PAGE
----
For conservation-conscious tourists and eco-curious coffee lovers, Finca Rosa Blanca is an essential destination. A coffee plantation and inn, it has been awarded a prestigious five green leaves and a perfect 100 percent score from Costa Rica’s Certification for Sustainable Tourism programme and Rainforest Alliance certification (plus wide recognition) for sustainable farm management. Finca Rosa Blanca has also demonstrated a real commitment to the betterment of its local community. For the past 20 years, the inn’s owners have donated five percent of their annual bar and restaurant revenue to community projects, enabling the construction of a new library, dining room and computer centre at their local school, developing a community-wide recycling center and providing continuous support to the Children’s Food Bank and Kitchen.

Kenya Tea Development Agency

Producing some 60 percent of Kenya’s tea, the Kenya Tea Development Agency (also known as KTDA) has been working with its farmers to make the case for socially and environmentally responsible agriculture for some time. In 2006, KTDA and one of its main buyers, Unilever — supported by the UK’s Department for International Development — launched a pilot programme to demonstrate the value of sustainable agriculture among its small-scale farmers. The project was a resounding success. By the close of 2009, KTDA had achieved Rainforest Alliance certification on more than 38,000 of its smallholder tea farms- a development that has truly benefited the agency, farmers and factory employees. Today, KTDA’s Rainforest Alliance Certified tea is commanding a higher price, workers and farmers have critical safety equipment and employees and farmers now understand the very real value of soil, water and wildlife conservation.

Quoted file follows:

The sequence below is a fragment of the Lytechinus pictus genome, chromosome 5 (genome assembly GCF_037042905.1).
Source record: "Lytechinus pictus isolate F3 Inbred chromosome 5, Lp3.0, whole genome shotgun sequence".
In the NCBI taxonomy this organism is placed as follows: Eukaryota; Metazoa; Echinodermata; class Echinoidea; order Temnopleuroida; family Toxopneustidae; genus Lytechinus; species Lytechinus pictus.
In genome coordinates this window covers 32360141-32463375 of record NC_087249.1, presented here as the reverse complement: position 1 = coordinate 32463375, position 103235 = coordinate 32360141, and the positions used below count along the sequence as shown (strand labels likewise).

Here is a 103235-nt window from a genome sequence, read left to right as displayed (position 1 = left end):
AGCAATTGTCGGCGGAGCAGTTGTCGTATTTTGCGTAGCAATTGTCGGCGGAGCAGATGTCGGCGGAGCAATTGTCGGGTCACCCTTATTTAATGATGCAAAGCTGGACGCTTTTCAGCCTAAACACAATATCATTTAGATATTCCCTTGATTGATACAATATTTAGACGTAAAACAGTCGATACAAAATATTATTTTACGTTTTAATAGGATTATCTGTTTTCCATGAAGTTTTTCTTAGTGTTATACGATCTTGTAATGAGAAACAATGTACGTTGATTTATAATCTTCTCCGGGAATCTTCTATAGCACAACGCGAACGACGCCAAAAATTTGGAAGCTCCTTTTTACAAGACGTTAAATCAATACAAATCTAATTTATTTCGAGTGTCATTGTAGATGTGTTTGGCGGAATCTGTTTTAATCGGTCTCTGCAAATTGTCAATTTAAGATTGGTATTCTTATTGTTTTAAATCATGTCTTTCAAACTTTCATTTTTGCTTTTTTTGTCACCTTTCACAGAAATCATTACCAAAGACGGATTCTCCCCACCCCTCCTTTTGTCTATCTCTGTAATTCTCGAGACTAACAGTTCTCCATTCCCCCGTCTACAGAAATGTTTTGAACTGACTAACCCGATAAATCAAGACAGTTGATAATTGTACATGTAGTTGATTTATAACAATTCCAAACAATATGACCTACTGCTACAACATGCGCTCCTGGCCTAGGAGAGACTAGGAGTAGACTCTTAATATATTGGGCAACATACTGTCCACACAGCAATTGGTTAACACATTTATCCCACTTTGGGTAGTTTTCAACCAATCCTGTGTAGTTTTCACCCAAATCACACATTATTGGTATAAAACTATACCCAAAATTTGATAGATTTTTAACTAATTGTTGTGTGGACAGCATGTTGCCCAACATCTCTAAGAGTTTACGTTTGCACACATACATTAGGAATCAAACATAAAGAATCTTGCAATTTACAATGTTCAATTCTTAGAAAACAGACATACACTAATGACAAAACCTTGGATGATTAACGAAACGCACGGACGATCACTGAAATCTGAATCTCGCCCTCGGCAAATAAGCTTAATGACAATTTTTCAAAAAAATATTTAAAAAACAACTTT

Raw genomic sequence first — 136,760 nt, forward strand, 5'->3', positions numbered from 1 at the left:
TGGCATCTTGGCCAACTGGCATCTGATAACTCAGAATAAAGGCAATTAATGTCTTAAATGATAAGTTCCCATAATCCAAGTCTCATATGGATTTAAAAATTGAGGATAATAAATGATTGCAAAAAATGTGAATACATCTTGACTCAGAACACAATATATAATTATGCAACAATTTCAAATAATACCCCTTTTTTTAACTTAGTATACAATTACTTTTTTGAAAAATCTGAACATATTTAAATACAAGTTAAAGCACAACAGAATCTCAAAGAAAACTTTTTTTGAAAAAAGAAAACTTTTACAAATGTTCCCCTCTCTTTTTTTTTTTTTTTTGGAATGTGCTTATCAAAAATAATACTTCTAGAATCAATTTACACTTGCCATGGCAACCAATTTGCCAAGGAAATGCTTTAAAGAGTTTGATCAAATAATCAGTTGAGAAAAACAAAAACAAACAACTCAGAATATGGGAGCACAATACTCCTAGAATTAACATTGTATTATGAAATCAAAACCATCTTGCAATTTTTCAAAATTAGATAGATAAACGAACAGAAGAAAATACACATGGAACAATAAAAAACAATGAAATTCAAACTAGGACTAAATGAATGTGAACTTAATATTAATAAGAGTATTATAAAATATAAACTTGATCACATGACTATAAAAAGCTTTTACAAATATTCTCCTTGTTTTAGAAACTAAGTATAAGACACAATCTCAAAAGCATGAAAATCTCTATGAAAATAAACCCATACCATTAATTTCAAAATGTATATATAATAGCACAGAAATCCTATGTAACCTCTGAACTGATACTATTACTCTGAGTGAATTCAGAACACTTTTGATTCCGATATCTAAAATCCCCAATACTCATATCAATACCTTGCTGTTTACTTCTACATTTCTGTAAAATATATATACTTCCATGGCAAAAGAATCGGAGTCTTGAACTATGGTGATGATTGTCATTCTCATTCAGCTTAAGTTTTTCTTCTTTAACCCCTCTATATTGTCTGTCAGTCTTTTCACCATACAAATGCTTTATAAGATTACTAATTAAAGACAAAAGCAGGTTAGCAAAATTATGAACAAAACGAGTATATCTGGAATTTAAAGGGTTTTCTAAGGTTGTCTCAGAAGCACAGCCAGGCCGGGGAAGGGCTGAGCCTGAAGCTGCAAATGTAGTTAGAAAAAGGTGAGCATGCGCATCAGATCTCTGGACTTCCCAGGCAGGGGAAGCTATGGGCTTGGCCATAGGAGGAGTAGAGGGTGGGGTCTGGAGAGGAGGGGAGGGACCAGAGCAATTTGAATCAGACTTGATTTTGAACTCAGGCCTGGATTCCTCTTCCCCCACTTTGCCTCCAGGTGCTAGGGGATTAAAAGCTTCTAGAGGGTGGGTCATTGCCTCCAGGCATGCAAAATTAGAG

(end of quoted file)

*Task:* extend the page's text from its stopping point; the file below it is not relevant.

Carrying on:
Willamette Valley Vineyards

If Willamette Valley Vineyards wanted to save $250,000 a year, it could stop using natural cork stoppers and transition to metal screw caps or plastic stoppers. Fortunately, the winemaker understands that that number does not reflect the true cost to the environment, which is why it pays a premium to seal its bottles with cork harvested from Forest Stewardship Council (FSC)/Rainforest Alliance Certified forestlands in the Mediterranean. An overriding commitment to social, environmental and economic sustainability is apparent throughout Willamette Valley Vineyards’ business operations. All of the company’s properties have been certified by LIVE (Low Input Viticulture and Enology) as well as Salmon-Safe. The vineyard also offers ten cents for every wine bottle returned to its tasting room (regardless of origin), uses recycled paper throughout its facilities and recycles all plastic, aluminum, paper and cardboard.

Achievements of the 2010 gala co-chairs:
Luigi Lavazza S.p.A.